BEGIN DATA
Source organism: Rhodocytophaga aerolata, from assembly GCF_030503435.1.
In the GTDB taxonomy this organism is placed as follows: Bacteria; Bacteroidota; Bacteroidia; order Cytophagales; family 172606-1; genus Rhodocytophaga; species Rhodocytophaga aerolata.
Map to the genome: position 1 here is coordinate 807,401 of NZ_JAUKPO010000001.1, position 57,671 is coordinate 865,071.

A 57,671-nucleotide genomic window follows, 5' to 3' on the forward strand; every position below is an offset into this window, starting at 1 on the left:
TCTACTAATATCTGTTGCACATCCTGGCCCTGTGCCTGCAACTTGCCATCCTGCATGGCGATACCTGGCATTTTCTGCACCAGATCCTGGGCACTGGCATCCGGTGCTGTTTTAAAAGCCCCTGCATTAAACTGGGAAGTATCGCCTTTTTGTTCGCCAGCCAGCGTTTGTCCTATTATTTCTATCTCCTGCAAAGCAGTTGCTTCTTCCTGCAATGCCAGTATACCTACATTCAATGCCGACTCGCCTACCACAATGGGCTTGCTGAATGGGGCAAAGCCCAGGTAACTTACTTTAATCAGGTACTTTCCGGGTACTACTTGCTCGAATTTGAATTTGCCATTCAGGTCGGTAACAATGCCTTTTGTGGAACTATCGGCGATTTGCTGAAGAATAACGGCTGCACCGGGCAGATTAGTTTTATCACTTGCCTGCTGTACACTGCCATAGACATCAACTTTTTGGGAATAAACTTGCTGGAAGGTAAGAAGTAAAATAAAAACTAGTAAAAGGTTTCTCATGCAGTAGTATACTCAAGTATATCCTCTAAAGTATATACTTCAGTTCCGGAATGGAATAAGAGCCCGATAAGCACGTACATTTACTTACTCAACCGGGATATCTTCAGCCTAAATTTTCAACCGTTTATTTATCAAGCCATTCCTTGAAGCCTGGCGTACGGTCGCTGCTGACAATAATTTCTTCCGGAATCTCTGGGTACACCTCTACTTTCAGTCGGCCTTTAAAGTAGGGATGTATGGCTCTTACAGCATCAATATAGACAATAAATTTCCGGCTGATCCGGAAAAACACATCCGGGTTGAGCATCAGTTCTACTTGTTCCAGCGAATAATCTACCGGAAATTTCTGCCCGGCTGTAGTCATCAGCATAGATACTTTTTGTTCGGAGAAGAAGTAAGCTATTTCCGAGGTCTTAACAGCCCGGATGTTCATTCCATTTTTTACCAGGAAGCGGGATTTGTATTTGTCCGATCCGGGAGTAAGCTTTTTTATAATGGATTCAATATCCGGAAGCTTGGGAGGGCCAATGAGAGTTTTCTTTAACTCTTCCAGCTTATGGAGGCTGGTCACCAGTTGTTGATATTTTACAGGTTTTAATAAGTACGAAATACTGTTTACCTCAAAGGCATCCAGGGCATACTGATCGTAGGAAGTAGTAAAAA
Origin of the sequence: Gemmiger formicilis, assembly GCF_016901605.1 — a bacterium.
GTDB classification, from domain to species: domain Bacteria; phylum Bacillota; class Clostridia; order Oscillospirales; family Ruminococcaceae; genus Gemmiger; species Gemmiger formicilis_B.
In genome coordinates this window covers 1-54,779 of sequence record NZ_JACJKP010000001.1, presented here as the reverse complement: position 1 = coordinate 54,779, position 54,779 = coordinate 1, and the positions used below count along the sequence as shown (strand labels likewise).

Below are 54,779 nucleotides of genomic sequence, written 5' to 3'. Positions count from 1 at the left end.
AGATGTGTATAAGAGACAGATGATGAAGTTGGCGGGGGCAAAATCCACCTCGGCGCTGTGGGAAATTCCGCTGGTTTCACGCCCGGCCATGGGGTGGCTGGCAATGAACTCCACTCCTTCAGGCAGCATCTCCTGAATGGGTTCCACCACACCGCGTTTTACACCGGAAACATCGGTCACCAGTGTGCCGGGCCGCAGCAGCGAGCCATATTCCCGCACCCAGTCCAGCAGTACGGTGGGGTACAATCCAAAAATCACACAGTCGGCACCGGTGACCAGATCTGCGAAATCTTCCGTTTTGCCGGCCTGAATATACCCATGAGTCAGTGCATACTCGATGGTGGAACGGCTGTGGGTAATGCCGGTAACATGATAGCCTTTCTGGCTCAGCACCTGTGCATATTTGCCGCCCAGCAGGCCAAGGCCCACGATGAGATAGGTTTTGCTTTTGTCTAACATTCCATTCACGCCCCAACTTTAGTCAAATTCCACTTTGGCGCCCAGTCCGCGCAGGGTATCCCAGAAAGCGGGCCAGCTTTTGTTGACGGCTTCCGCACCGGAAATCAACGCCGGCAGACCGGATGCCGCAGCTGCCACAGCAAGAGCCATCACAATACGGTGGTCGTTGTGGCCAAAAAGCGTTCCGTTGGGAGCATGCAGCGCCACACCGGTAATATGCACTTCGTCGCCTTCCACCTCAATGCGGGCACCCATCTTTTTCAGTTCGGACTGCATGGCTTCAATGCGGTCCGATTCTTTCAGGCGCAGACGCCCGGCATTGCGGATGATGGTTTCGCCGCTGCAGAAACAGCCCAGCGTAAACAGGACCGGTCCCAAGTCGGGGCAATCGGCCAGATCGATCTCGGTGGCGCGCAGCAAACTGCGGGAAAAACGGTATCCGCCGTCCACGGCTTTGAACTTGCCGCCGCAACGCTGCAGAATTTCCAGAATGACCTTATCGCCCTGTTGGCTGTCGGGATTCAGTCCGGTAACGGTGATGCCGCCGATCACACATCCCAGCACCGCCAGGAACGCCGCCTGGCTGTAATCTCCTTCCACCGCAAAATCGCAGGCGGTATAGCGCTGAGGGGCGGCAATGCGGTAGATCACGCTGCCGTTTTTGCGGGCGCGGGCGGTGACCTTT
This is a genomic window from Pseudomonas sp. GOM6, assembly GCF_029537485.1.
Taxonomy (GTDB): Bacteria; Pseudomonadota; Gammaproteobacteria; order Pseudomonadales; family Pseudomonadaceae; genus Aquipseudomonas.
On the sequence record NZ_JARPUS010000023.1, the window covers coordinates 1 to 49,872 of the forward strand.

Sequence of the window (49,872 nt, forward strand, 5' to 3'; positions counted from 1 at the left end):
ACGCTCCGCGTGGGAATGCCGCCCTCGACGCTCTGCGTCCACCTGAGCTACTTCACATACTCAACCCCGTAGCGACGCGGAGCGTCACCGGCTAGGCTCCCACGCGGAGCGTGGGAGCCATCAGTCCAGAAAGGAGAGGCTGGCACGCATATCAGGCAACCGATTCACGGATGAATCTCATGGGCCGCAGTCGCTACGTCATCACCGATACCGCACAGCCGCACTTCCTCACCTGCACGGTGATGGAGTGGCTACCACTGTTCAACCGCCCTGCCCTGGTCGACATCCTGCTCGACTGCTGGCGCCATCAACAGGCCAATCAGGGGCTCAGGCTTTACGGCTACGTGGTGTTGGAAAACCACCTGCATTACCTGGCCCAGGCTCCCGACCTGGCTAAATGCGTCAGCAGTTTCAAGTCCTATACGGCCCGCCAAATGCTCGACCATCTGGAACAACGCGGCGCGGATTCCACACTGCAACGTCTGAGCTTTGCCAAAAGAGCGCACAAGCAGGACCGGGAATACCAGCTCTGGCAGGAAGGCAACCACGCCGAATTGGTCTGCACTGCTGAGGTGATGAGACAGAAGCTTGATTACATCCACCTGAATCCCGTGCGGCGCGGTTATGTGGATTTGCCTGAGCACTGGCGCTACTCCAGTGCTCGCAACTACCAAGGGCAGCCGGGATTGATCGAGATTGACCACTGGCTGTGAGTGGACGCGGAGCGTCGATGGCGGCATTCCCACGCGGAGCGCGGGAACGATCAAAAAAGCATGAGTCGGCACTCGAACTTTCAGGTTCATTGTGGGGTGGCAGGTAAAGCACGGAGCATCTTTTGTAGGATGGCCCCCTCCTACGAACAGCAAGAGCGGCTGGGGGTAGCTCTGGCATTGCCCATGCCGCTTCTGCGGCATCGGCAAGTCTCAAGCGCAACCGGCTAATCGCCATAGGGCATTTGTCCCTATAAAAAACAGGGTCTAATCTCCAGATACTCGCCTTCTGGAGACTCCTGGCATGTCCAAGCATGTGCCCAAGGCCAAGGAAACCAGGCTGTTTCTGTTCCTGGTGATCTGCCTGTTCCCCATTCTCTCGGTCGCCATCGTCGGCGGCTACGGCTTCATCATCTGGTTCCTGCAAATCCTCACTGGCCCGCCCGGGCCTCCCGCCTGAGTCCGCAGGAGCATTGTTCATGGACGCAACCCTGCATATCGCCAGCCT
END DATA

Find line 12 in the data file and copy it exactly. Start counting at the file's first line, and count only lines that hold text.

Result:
Taxonomy (GTDB): Bacteria; Pseudomonadota; Gammaproteobacteria; order Pseudomonadales; family Pseudomonadaceae; genus Aquipseudomonas.